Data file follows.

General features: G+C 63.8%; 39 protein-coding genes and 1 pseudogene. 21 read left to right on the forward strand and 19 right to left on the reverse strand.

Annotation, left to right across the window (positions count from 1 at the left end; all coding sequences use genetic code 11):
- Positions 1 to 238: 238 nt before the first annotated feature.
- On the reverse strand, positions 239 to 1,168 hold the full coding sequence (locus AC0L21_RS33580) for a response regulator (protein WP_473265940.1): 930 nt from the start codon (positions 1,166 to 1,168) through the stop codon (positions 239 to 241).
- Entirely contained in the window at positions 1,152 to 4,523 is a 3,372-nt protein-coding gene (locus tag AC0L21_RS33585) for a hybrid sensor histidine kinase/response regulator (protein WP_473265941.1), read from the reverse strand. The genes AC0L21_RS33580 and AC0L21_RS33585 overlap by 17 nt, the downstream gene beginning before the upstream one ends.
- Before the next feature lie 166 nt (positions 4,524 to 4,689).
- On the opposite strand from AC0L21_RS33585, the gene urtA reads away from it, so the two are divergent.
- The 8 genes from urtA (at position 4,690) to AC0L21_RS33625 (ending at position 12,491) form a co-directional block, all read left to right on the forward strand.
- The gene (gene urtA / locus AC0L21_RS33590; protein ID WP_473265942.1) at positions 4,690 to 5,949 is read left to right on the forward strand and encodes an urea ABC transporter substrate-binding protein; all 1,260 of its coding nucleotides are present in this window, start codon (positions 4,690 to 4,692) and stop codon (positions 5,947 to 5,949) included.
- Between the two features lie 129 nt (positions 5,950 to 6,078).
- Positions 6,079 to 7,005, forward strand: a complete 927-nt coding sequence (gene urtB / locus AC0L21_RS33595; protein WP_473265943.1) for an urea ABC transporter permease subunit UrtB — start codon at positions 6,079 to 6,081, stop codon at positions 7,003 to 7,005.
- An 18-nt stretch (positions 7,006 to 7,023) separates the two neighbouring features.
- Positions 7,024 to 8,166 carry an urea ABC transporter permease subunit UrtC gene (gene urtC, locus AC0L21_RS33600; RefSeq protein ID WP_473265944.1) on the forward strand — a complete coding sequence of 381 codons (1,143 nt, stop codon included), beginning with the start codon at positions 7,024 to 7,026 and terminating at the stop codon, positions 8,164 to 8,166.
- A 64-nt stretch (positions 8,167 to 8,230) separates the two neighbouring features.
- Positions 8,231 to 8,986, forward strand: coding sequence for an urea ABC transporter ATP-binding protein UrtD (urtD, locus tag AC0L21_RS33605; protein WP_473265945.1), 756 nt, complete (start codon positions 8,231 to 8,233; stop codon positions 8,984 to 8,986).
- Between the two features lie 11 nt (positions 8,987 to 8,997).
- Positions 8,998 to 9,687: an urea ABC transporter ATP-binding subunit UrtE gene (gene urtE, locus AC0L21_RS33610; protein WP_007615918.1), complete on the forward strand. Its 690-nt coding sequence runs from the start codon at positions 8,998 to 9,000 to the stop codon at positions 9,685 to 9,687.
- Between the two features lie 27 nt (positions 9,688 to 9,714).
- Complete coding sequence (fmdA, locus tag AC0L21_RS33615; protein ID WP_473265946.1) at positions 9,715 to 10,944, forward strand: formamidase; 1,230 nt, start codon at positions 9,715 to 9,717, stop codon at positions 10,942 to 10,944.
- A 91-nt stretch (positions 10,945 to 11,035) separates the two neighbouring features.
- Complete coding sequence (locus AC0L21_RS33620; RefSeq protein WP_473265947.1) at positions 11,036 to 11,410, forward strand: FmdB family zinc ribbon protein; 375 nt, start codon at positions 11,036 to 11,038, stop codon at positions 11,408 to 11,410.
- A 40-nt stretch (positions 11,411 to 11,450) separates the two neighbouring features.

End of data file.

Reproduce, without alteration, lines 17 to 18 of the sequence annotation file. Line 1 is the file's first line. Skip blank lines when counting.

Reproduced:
- Positions 8,998 to 9,687: an urea ABC transporter ATP-binding subunit UrtE gene (gene urtE, locus AC0L21_RS33610; protein WP_007615918.1), complete on the forward strand. Its 690-nt coding sequence runs from the start codon at positions 8,998 to 9,000 to the stop codon at positions 9,685 to 9,687.
- Between the two features lie 27 nt (positions 9,688 to 9,714).